As I review more and more films out of festivals, I'm beginning to notice a pattern: I'm much more forgiving and enthusiastic about films that shoot the moon and fall somewhere short than with serviceable movies trodding well-worn territory that leave little to criticize. Which brings me to Carlos Reygadas' Post Tenebras Lux, a film which is audacious, frustrating, beautiful, shocking, emotional, impossible, perhaps brilliant, or, just as likely, a misfire.
At times it's exhilarating, at other times it felt like trying to put together a puzzle that not only has pieces missing, but also has some pieces from other puzzles mixed in. But enough overwrought description - my point is that Post Tenebras Lux is not at all conducive to the type of review which simply explains to people whether or not they should see a movie and why. I have no idea whether or not you should see Post Tenebras Lux. You might hate it, like many critics at Cannes allegedly did.
But love or hate it, it's certainly is not a chore to watch. In fact, for the most part, I was consistently immersed and stimulated by Reygadas' dark, bizarre, time-jumping fable. I won't claim to have fully understood the film, but I certainly reacted to it.
It begins in a little girl's dream. She's running around a muddy field full of farm animals at magic hour as the sky gets darker and more ominous, finally giving way to a thunder storm. Then, in reality (maybe), the devil shows up. Not some metaphorical devil, but a pointy-tailed, horned, red thing with a goat's head carrying a tool box (naturally.). He walks into a upper-middle class family's house in the middle of the night, and, after waking up the young boy, walks into the parents' room and closes the door.
We stay with this family for the rest of the movie, but not in any traditional or linear way. The movie jumps back and forth in time, in and out of reality and all over the place in terms of point of view - it makes Tree of Life look like a children's cartoon. It is not meant for the types of people that finish a movie and demand to know what it means.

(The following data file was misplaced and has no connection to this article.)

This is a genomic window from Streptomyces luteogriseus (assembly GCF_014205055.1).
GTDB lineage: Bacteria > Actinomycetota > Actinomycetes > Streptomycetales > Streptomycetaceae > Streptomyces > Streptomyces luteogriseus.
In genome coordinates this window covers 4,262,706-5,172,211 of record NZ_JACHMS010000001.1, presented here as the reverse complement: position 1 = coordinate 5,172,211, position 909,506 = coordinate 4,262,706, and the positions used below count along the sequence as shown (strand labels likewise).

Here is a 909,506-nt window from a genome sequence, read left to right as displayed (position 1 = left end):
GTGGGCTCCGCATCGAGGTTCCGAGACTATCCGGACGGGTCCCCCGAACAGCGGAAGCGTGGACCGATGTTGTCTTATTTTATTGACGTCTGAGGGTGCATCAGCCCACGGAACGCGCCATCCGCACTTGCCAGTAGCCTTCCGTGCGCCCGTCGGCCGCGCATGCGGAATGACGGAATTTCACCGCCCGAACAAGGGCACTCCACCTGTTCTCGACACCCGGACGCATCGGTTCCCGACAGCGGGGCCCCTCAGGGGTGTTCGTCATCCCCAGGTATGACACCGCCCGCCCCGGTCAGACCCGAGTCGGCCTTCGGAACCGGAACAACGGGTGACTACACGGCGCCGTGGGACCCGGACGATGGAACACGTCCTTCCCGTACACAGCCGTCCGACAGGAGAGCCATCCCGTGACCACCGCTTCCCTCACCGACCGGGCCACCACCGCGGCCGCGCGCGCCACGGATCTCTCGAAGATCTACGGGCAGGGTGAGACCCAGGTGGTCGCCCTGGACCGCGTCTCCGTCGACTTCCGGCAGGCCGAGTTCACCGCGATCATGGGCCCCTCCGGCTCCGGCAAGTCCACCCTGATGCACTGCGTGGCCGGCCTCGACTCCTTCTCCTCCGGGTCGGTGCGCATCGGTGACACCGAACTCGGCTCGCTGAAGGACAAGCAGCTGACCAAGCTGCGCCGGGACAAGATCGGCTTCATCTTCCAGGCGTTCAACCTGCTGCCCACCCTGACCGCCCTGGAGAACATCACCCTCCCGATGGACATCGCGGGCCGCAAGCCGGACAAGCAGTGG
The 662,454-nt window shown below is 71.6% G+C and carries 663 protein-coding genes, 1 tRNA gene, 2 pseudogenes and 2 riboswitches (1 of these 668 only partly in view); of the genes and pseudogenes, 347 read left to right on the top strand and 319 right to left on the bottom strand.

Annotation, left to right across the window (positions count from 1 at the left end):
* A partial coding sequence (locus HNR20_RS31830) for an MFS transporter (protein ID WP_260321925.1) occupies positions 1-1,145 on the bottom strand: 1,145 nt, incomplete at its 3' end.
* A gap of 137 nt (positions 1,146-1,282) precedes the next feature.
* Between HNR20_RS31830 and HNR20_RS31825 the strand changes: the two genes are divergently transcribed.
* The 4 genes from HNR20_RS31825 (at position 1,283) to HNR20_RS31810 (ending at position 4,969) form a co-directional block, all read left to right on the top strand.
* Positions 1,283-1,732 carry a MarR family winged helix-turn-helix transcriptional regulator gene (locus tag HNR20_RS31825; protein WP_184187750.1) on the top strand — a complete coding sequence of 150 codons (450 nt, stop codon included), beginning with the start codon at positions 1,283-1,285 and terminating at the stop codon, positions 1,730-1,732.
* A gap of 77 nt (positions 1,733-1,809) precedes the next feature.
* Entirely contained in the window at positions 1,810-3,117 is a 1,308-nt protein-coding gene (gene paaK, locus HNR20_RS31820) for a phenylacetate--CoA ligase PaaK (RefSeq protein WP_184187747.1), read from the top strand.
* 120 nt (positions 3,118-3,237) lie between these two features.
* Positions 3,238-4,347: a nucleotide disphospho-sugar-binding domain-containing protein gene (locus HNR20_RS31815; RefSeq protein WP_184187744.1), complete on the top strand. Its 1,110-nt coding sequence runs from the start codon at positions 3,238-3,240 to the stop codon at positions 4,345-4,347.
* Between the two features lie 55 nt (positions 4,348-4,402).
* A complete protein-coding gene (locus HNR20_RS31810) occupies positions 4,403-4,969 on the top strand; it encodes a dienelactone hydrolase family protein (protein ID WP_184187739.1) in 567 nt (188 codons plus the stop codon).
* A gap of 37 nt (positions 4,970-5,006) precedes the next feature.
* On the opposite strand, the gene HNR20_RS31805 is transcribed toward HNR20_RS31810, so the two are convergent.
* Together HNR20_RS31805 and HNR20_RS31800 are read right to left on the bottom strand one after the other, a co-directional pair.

But to paraphrase a quote from the sculpture garden scene in John Cassavetes' Shadows, it doesn't really matter what art means - "If you feel it, you feel it." And, for the most part, I found Post Tenebras Lux moving and compelling. From the first scene (and from his previous work like Silent Light and Japon), it's clear that Regayadas is too talented a director to simply dismiss as a pretentious hack. And while trying to add up the film may give you a headache - and by the end it becomes clear this is by design - its scenes are all fascinating, and often stunning. It's a film where a man is playing happily with his children one moment, and then five minutes later, beating up his dog in a blind rage, one which follows its central couple from a family gathering in Mexico to, almost immediately, a libertine sex spa in France. It's also a movie which contains moments of extreme tenderness and innocence, including an awkward rendition of a Neil Young song which almost brought me to tears.
It is, perhaps, not as cohesive as his previous films, but I didn't find it any less worthwhile. In fact, I think that anyone with a serious interest in cinema owes it to themselves to at least experience Post Tenebras Lux, regardless of whether they like it in the end. I suppose this contradicts the tone I took at the beginning, but as I've been working my way through this review, going over the film again in my head, I'm actually thinking about how much I'd like to see it again.